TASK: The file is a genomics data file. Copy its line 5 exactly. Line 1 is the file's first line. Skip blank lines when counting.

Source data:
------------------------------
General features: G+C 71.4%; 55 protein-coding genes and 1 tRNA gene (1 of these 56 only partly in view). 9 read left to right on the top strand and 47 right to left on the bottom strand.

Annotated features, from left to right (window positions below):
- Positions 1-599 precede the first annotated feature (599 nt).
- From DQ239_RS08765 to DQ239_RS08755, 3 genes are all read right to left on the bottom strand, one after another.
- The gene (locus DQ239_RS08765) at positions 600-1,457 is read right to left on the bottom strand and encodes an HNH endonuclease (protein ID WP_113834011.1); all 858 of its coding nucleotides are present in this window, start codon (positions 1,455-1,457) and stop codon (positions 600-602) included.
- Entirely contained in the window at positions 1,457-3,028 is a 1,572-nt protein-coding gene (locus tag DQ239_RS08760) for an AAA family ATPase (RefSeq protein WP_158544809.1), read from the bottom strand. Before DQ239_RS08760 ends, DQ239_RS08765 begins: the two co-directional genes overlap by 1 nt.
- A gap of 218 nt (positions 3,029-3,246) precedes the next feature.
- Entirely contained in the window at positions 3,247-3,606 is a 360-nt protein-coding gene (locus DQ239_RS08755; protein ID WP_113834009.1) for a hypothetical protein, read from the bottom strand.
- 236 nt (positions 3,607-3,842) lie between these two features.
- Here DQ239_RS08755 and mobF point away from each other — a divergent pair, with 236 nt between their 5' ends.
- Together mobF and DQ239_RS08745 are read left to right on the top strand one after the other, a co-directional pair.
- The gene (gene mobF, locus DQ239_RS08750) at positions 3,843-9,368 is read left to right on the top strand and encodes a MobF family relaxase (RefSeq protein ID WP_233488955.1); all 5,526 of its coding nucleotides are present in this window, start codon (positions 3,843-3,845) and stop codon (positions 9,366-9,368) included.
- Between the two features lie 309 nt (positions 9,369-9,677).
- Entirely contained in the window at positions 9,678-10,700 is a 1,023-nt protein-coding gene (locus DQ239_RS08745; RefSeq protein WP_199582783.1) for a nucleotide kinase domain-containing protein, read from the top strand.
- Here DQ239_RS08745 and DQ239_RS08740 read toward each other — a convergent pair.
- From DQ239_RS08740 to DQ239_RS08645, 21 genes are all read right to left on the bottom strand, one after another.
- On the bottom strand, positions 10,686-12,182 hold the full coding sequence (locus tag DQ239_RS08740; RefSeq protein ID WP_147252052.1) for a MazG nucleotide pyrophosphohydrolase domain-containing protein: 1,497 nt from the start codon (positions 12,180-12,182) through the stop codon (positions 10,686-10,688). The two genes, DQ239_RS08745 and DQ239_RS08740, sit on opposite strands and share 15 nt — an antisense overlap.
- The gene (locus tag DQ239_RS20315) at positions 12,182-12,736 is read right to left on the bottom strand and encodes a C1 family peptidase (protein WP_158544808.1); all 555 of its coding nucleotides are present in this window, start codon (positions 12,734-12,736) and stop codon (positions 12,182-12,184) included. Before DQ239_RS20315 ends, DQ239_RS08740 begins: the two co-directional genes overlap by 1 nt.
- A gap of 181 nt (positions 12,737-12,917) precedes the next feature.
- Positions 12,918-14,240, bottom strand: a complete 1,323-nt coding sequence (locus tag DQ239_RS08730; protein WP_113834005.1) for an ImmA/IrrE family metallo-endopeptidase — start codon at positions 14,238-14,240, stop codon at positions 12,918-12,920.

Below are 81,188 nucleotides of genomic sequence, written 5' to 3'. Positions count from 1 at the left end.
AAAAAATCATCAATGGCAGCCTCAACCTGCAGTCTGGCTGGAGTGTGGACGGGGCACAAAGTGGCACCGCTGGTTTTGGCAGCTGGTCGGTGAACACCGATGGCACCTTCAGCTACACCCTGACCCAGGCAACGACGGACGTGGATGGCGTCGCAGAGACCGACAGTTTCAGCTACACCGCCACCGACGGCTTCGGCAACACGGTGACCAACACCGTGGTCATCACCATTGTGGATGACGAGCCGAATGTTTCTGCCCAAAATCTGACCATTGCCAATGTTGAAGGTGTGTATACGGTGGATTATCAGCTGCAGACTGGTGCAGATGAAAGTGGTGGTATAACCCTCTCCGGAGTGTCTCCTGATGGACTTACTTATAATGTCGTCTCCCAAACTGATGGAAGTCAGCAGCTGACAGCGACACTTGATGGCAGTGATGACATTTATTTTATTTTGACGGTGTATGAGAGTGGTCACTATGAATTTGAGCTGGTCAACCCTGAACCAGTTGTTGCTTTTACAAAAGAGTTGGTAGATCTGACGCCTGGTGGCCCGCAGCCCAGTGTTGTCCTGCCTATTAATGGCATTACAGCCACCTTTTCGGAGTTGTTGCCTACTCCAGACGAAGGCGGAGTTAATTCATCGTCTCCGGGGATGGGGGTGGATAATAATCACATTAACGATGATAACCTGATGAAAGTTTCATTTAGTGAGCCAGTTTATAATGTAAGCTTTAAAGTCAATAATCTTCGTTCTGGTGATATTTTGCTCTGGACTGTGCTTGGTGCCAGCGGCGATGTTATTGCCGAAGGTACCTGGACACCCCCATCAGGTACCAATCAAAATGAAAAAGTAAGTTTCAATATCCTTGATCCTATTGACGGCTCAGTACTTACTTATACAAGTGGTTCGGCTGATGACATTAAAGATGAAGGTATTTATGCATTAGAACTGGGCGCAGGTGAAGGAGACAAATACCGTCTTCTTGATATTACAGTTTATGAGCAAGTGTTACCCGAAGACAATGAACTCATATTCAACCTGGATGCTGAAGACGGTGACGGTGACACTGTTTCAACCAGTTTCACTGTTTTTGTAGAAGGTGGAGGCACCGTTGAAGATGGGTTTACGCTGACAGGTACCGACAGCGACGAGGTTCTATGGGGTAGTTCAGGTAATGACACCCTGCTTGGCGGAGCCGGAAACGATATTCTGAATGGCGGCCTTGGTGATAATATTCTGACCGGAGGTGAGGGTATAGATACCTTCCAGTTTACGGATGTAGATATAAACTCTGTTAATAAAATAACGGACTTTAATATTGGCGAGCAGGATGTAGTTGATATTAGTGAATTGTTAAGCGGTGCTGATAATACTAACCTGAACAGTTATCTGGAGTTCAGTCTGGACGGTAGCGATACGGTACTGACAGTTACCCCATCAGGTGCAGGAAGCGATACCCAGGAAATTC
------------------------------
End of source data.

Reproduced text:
- The gene (locus DQ239_RS08765) at positions 600-1,457 is read right to left on the bottom strand and encodes an HNH endonuclease (protein ID WP_113834011.1); all 858 of its coding nucleotides are present in this window, start codon (positions 1,455-1,457) and stop codon (positions 600-602) included.